Gollum Jade (Crassula ovata): A monstrose sport that first appeared in the 1970s at Abbey Garden. In warm climates (zone 10+) it can grow into a large shrub, but it really shines as a low maintenance indoor plant. When grown in a small pot, its woody branches even lend themselves to bonsai pruning.
Like Hobbit Jade, the other member of the "Tolkien / Tölken Group", the leaves of Gollum Jade curl in upon themselves and have round, suction cup-like tips that turn red in direct sun. Jade plants can bloom in winter with impressive clusters of delicate white flowers.
Gollum Jade tolerates extended drought and should be kept in containers with drainage holes and gritty, well-draining soil. Water deeply, but only when the soil is completely dry. Once your plant is mature, it can easily be propagated from stem cuttings (more info).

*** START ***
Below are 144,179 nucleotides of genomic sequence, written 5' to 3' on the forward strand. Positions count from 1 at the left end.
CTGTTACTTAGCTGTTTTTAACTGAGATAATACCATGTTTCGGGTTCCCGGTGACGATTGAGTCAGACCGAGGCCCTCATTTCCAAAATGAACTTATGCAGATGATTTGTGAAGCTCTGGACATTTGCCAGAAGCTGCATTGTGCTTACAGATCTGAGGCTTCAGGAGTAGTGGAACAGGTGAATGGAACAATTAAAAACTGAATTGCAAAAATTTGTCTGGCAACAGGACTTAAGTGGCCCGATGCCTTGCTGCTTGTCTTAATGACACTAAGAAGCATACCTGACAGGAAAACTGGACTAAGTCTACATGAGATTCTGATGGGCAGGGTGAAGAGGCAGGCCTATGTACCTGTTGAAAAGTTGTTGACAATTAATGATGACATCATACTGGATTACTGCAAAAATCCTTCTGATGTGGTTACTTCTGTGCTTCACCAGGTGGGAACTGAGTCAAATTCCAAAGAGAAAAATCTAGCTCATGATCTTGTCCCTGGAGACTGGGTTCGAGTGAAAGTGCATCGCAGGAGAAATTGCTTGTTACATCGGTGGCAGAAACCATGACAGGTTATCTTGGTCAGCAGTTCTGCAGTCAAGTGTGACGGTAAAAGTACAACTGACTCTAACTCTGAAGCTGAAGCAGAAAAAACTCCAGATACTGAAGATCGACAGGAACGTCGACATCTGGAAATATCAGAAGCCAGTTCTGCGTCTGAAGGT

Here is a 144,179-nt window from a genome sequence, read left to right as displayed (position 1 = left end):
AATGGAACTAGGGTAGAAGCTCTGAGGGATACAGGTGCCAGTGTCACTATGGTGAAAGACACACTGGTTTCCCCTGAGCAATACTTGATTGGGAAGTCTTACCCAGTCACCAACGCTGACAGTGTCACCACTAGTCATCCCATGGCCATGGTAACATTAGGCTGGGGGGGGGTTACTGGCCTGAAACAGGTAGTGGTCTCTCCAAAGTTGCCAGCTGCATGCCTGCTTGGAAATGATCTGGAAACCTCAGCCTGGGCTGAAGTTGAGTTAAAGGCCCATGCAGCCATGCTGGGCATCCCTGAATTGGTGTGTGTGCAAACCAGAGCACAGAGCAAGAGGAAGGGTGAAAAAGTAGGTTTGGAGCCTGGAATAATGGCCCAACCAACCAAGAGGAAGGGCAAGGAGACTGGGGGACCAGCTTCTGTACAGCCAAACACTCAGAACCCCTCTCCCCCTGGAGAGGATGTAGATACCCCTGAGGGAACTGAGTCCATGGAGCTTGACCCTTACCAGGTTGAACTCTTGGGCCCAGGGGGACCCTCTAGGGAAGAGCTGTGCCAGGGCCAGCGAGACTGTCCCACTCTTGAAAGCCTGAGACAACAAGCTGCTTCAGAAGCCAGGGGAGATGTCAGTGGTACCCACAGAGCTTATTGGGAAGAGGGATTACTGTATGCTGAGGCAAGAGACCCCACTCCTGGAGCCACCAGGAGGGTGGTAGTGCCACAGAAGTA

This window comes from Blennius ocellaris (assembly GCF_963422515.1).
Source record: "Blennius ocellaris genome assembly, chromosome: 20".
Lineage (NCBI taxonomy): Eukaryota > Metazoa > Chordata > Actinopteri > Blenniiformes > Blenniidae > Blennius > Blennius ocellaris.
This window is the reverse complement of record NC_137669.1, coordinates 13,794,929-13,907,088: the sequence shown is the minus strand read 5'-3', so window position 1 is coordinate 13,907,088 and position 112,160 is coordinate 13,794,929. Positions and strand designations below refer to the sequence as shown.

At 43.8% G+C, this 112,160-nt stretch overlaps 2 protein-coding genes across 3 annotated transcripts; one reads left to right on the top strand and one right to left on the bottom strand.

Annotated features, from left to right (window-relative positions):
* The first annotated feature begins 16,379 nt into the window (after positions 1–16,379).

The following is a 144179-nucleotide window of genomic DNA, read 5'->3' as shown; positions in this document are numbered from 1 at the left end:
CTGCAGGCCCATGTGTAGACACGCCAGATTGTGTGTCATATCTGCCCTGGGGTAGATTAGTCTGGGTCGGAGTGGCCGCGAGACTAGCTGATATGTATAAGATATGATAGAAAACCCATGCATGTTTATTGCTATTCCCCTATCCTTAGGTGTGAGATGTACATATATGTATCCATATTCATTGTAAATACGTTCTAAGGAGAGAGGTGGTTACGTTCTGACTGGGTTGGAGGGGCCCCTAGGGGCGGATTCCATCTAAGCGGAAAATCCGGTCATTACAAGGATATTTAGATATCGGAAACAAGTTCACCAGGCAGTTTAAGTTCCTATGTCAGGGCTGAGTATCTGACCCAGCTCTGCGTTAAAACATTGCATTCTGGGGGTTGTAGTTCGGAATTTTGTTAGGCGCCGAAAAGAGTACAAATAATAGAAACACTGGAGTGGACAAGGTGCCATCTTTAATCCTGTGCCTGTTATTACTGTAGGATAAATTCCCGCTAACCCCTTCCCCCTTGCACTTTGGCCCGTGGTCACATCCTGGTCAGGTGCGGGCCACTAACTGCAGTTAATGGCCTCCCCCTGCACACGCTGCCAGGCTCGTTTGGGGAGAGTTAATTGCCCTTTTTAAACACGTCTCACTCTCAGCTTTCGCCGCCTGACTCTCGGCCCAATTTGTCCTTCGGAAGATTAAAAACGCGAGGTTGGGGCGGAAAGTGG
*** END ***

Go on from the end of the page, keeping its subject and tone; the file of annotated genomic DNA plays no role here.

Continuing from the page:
Soft succulents will not survive a hard frost, but if there is a risk of freezing temperatures they can be brought indoors to grow on a sunny window sill or under a grow light. They need ample sunlight, great drainage, and infrequent water to prevent rot. Pick containers with drainage holes and use well-draining cactus and succulent soil with 50% to 70% mineral grit such as coarse sand, pumice, or perlite. Water deeply enough for water to run out the drainage hole, then wait for the soil to fully dry before watering again.
Crassula can show tiny white or black dots on their leaves. These are healthy, water-transferring pores called "hydathodes" and not a sign of disease.